When You Lose your Love to Suicidality
Article photo by pimchawee.
Trigger Warning: Suicide
When that friend suffers from mental illnesses and is vocal, you ask that friend how you can support them? If a person truly wants to no longer be alive, on this Earth, is support helping them to no longer be here? Or, is it calling the police and having them arrested for intent? If they don’t want help because they say no one can help them, and you try to convince them to go to the hospital, but they fear this option for so many legitimate reasons, what can you do?
You try to support by being there silently, by asking questions you would never ask, by reading and reading about what can be done. By rereading everything they’ve ever written to you, you try by suggesting the advice from the articles you read.
The friend pushes you away and away and you push back and back and they end up pushing you completely out of the picture. So, you are sitting on the sidelines. You’ve fallen out of the frame. The picture is still there and you can still see it from a distorted angle.
There are so many ways I am still being pulled along by the heartstring. For instance, we two had to speak about this and that, for work. I know you traveled here and there because it was mentioned in a working conversation. I know you ate this or that because I follow you on social media. I know you made a new friend. I know I am not one, in your mind. I cry. I fail. I try.
Luckily, or unfortunately, we have a working relationship. It just hurts that much more. The person speaks to you like there is no shared history. Like it was all erased. Any question that is personal is met with silence or diversion. Some people can do this, apparently, you can do this. I can’t. I try. I fail. I try. I cry. I fail. I try.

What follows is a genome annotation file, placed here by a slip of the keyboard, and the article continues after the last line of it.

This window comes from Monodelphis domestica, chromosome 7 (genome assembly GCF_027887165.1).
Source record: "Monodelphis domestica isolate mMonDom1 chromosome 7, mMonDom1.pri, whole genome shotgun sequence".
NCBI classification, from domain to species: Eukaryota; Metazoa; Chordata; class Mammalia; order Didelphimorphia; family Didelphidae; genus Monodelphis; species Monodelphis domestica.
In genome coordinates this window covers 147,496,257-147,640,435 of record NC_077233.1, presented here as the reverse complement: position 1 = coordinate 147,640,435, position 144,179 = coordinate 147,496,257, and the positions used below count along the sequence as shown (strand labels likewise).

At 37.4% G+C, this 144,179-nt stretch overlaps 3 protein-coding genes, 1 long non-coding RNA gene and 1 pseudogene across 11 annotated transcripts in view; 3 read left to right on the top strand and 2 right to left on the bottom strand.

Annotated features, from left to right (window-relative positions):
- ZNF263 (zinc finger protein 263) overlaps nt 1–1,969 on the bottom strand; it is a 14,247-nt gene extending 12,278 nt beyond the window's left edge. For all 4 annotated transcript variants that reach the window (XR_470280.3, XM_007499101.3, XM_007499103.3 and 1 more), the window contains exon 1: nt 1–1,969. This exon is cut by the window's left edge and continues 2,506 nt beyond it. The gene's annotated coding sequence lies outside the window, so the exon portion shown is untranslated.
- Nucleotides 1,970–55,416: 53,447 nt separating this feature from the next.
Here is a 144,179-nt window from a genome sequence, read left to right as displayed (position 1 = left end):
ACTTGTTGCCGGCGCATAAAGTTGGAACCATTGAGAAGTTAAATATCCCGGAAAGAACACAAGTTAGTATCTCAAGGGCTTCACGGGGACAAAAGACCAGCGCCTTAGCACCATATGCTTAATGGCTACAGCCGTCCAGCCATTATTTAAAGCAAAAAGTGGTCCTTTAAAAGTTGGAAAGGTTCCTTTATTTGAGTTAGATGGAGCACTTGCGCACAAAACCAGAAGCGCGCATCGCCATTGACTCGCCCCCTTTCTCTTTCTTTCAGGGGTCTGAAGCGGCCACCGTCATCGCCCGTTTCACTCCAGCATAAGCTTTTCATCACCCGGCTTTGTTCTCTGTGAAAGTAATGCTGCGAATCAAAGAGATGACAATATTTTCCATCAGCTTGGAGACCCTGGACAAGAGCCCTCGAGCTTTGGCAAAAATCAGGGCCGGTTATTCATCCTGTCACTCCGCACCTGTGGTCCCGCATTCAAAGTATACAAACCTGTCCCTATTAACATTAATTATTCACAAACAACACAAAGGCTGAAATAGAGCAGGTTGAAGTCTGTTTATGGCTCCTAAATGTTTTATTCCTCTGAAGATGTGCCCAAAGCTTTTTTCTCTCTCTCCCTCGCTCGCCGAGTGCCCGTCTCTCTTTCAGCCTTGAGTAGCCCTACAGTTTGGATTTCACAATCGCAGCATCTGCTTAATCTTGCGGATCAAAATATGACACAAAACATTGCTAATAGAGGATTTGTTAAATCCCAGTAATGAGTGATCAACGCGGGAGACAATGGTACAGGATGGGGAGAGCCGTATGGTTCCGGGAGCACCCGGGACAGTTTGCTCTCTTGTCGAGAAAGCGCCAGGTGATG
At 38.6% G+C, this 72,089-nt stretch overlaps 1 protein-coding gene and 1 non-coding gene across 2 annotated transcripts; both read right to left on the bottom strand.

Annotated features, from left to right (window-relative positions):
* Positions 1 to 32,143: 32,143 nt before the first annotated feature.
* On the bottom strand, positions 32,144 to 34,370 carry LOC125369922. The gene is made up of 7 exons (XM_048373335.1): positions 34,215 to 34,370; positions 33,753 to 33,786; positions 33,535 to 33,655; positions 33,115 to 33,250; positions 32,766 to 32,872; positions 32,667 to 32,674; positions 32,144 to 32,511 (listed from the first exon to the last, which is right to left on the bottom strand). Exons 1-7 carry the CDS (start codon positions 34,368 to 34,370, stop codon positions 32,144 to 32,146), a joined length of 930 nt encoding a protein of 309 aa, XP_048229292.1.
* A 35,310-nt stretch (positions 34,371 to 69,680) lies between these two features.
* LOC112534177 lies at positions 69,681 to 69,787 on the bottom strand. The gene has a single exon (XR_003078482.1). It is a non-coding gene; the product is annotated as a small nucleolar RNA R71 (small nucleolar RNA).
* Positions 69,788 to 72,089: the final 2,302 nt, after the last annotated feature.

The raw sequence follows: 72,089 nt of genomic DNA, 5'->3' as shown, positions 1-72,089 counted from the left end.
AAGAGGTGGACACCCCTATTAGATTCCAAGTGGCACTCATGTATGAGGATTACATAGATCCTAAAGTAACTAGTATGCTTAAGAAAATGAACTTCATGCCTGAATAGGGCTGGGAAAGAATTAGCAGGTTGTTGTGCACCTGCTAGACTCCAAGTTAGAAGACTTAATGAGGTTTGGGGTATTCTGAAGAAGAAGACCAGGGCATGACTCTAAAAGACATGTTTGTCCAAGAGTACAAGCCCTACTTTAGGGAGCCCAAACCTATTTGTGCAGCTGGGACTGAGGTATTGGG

When you travel, I worry, as it stresses you out and puts you in a darker place. When you travel I smile, because you also like to discover new places. When you travel, I cry, because we planned on travelling together. When you travel I try to remember the travels we shared.
When you eat, I smile, because it’s usually a good thing. Usually, I know you ate by a posting you made to social media. It’s usually ice cream, or chocolate, or reworked leftovers you call “recycling.” Sometimes when you eat, I cry. It happened once in person. You were dealing with trauma from the election and a visa process that was exceptionally oppressive. When I picked you up, you had very little expression on your face, and very little to say. Your communication was somewhat childlike. You mentioned that you had already eaten too much food, and then you continued to eat more. I didn’t know what to do. I was scared and upset. You were frantically looking through your bag for more food. I didn’t know if I should get you more food, or throw all the food out the window. How could I sit next to you and watch you feed yourself to the point of vomiting? I decided the best way to help would be to eat the food, too.
Back to the pulled heartstrings… I know when you are online.